QS Qualität und Sicherheit GmbH
QS and the Deutscher Fruchthandelsverband e.V. (DFHV) present the new Monitoring-Report Fruit, Vegetables, Potatoes at the Fruit Logistica 2019 in Berlin. For the tenth time, both evaluated the results of their monitoring programs, which review compliance with existing maximum residue levels for plant protection products, limit values for pollutants and nitrates as well as the authorization of pesticides used. This issue of the Monitoring-Report shows not only the current analysis results but also the developments of the last ten years. Since the introduction of the joint publication, the results of around 187,000 fruit and vegetable samples have been presented.
With the Monitoring-Report, we have provided details and overviews on the residue situation in fruit and vegetables since 2010. In addition to detailed evaluations, the annual report also contains interesting background information for anyone involved in fruit and vegetables, states DFHV Managing Director Dr. Andreas Brügger.
Dr. Hermann-Josef Nienhoff, Managing Director of QS Qualität und Sicherheit GmbH, emphasizes: Every year, the evaluations of our monitoring data prove that the quality assurance systems of the economy are successfully contributing to the fact that the certified producers use the plant protection products carefully and within the legal requirements.
Complaint rate decreased in Germany and Europe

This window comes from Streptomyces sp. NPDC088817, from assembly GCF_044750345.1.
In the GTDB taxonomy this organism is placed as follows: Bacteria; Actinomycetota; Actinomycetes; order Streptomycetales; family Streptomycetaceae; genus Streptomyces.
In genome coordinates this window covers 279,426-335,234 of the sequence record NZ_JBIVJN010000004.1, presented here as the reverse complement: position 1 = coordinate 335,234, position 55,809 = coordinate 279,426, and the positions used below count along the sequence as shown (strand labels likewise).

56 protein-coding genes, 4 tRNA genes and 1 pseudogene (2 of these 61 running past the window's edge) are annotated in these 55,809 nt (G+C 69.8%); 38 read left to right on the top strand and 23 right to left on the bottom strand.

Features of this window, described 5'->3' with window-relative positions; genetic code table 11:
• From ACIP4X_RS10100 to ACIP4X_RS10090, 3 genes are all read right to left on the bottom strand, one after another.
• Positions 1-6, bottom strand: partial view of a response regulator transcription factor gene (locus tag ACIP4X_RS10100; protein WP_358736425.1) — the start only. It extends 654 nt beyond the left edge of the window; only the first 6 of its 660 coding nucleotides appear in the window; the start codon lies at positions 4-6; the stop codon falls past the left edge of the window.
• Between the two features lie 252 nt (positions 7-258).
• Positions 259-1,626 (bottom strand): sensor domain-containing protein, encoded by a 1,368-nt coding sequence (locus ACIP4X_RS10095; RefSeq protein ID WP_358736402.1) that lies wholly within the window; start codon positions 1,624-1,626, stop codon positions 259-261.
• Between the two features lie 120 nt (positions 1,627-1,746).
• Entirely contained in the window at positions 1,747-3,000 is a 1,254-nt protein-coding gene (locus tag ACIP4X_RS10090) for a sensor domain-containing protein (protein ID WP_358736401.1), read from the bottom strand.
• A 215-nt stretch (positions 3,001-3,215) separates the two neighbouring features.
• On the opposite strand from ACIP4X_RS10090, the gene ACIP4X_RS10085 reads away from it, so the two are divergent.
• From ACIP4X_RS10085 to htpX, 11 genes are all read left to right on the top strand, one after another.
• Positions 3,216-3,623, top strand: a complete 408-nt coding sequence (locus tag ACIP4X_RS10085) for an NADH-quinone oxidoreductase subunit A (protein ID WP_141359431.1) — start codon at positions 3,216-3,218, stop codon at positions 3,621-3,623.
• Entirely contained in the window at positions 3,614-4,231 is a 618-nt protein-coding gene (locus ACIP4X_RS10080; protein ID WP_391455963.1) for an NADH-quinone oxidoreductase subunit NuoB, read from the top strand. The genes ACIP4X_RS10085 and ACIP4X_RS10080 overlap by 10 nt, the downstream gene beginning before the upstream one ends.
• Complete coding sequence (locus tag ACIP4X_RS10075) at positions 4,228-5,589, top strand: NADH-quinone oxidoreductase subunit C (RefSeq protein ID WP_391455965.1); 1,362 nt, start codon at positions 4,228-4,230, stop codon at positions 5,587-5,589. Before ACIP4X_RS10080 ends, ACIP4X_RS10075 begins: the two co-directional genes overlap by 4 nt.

A total of 24,357 samples from 78 countries were put to the test for this year's issue. The positive result: 97.4 percent of all samples tested were below the maximum residue levels (MRLs). The complaint rate for products from Germany (0.7 percent) and Europe (1.8 percent) is 0.2 percent below the previous year's level. In total, absolutely no pesticide residues were detected in more than 41 percent of all samples. Nevertheless, there is a need for improvement in some areas: The excess rate for products from non-European countries has risen from 5.9 percent in the previous year to 7.2 percent.
Multiple, heavy metal and fosetyl-Al residues under the microscope
For the first time, heavy metal and fosetyl-Al residues as well as the overall situation of multiple residues were considered separately in the current Monitoring-Report. Of the 430 samples tested for cadmium and lead, almost half contained heavy metals. However, there were only eight MRL violations (1.9 percent), including two in spinach for cadmium and three in celeriac for lead. In the MRLs for fosetyl-AL, the pomegranate was ahead with an excess of 11.8 percent, followed by blueberry and sweet cherry, each at 7.1 percent. Apples and peaches did the best - no overruns were found here.